Hastings At The High Court: Justices Divided Over Christian Legal Society Bias Case

The CLS was given a choice to either forgo funding and official recognition and retain the right to discriminate or abide by the policy and receive the benefits. The society isn’t being forced into anything different than any other group on campus.

This morning, when I headed over to the U.S. Supreme Court to hear oral arguments in Christian Legal Society v. Martinez, I didn’t see Newt Gingrich in attendance.

I was hoping the former House speaker would be there -- not because I’m a fan, but because I thought he could have learned something. Gingrich got the facts of the case all wrong when he popped off about it in Friday’s Washington Post.

His op-ed wasn’t surprising. Gingrich will do anything these days to curry favor with religious conservatives, and the Religious Right is all worked up over this case.

Evangelical groups and their allies have filed more than a dozen friend-of-the-court briefs on behalf of the Christian Legal Society (CLS). They generally employ the same strategy in their arguments as Gingrich did in his essay: twist the facts as much as possible to paint this case as an attack on Christianity and religious liberty.

In 2004, Hastings College of the Law – a division of the University of California -- denied official recognition and funding to the CLS affiliate on campus because it violated the school’s non-discrimination policy. All student groups are required to remain open to all students in order to receive official recognition and funding.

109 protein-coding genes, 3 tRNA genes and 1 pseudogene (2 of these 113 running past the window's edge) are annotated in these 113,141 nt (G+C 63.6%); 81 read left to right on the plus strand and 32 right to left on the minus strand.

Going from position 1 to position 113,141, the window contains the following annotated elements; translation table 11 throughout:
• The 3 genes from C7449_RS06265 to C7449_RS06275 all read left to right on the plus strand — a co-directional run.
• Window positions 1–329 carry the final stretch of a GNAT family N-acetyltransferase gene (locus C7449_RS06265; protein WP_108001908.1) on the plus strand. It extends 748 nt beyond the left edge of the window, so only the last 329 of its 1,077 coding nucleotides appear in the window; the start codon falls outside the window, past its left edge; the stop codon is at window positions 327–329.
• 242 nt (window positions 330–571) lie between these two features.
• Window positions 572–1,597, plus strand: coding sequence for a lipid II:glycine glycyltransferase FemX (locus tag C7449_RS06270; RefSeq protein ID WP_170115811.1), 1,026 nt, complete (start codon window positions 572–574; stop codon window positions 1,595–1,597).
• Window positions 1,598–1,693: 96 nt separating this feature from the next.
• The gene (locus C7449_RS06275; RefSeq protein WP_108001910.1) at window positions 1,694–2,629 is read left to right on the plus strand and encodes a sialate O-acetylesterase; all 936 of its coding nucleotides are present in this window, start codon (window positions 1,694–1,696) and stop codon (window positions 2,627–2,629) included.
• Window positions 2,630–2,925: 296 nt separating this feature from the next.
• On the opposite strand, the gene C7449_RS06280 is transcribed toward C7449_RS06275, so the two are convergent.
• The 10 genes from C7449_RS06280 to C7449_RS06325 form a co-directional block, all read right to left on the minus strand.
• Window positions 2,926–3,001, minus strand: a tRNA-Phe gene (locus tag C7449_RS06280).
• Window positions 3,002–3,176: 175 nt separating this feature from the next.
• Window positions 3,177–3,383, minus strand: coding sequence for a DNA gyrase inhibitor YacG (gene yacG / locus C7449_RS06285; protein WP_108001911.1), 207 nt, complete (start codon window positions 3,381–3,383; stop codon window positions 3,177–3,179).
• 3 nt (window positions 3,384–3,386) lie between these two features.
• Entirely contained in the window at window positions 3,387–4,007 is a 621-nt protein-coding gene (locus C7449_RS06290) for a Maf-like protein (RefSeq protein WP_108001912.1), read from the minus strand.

The CLS requires its members to sign an evangelical statement of faith and bars students who engage in “unrepentant homosexual conduct,” thus discriminating against non-Christians and gays.  Hastings, therefore, denied the group official status.

Attorneys for the CLS have distorted these facts and claim that the group is being forced to admit people who disagree with their views. It isn’t.

What’s really happening is this: the CLS was given a choice to either forgo funding and official recognition and retain the right to discriminate or abide by the policy and receive the benefits. The society isn’t being forced into anything different than any other group on campus.

CLS and its supporters also bring up a slew of other arguments. They claim that the university singled out CLS and did not apply the non-discrimination policy fairly across the board. They also claim that this is deliberately marginalizing and excluding people of faith and eventually CLS will cease to exist.

These arguments don’t pan out. CLS has provided no evidence that they were singled out. In addition, the club has continued to meet on campus without official status, actually doubling in size the year after it was denied official recognition.

The Supreme Court was clearly divided about the case today. Justices Ruth Bader Ginsburg and Sonia Sotomayor seemed sympathetic to the Hastings policy, while Justices Antonin Scalia and Samuel Alito tilted toward the CLS. Justices Anthony Kennedy and Stephen Breyer suggested that the facts remain unclear, which could mean the case gets sent back to the lower courts for more findings of fact.

A decision is expected by the end of June. Stay tuned.